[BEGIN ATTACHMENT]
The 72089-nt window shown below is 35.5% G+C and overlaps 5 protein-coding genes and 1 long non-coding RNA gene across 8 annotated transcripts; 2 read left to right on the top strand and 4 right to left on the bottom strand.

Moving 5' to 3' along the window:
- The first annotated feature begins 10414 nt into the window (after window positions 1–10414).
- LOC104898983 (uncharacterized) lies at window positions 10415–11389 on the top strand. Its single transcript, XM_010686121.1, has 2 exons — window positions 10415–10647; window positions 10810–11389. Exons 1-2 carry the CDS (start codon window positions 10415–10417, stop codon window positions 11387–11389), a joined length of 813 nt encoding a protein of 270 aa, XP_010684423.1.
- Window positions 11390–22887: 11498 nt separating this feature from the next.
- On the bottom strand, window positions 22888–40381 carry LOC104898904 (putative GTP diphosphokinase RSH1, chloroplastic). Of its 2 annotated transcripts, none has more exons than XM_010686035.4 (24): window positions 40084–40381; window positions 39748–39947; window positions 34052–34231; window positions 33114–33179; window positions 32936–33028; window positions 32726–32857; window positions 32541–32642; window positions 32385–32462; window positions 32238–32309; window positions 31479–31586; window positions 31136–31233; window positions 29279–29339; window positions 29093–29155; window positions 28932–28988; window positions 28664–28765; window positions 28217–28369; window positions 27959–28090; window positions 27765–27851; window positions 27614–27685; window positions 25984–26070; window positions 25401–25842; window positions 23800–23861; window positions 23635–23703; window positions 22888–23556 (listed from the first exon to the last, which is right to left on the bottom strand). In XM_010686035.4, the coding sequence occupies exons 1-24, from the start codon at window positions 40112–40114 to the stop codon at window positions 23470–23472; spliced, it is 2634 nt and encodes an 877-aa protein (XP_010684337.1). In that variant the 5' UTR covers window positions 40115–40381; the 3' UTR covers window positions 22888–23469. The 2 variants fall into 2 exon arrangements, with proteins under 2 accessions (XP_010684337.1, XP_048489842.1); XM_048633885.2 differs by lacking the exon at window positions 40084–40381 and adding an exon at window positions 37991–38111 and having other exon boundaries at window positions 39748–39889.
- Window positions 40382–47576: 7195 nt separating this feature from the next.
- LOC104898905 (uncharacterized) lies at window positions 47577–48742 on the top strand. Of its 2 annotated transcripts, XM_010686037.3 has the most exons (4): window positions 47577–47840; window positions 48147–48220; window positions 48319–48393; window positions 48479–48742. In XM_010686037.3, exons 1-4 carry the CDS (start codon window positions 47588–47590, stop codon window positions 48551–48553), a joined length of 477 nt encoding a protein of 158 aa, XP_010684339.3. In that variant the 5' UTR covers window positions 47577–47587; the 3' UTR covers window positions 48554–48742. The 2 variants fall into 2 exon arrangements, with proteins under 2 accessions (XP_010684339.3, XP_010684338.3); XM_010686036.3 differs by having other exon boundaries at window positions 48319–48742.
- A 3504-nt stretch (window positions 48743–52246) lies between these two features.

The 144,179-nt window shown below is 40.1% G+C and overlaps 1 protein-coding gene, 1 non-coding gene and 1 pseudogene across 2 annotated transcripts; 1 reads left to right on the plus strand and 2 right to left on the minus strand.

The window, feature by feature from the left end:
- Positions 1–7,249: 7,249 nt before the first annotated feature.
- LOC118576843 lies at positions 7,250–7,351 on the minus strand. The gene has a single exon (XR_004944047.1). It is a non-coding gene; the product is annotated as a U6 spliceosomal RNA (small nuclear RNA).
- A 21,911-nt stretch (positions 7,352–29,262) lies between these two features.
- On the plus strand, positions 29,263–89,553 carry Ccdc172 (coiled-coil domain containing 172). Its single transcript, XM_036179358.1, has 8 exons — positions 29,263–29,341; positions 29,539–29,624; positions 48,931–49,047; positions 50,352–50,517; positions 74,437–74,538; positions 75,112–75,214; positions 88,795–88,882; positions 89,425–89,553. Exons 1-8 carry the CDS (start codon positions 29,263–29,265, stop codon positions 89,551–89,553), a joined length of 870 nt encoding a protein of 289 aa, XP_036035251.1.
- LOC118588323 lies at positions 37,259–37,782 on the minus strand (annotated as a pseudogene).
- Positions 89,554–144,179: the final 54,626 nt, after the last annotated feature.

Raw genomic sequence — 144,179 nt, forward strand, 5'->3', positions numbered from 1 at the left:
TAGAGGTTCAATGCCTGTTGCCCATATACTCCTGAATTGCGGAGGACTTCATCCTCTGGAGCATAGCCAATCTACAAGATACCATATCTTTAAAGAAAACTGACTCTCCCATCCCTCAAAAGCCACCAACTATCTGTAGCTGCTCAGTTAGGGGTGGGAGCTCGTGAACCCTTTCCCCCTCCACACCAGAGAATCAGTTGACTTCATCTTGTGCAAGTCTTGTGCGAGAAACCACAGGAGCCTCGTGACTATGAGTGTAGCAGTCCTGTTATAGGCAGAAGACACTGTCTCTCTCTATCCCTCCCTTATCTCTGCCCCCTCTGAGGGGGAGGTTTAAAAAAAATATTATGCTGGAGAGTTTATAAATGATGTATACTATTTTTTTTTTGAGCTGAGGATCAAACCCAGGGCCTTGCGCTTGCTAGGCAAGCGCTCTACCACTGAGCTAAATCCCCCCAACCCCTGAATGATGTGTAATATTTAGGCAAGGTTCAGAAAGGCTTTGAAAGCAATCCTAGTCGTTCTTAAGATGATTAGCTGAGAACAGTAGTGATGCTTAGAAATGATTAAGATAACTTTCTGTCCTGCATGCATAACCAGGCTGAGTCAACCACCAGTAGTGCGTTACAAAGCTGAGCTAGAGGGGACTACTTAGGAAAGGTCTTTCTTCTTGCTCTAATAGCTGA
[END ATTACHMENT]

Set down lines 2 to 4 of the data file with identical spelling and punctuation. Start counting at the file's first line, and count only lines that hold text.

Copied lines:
Moving 5' to 3' along the window:
- The first annotated feature begins 10414 nt into the window (after window positions 1–10414).
- LOC104898983 (uncharacterized) lies at window positions 10415–11389 on the top strand. Its single transcript, XM_010686121.1, has 2 exons — window positions 10415–10647; window positions 10810–11389. Exons 1-2 carry the CDS (start codon window positions 10415–10417, stop codon window positions 11387–11389), a joined length of 813 nt encoding a protein of 270 aa, XP_010684423.1.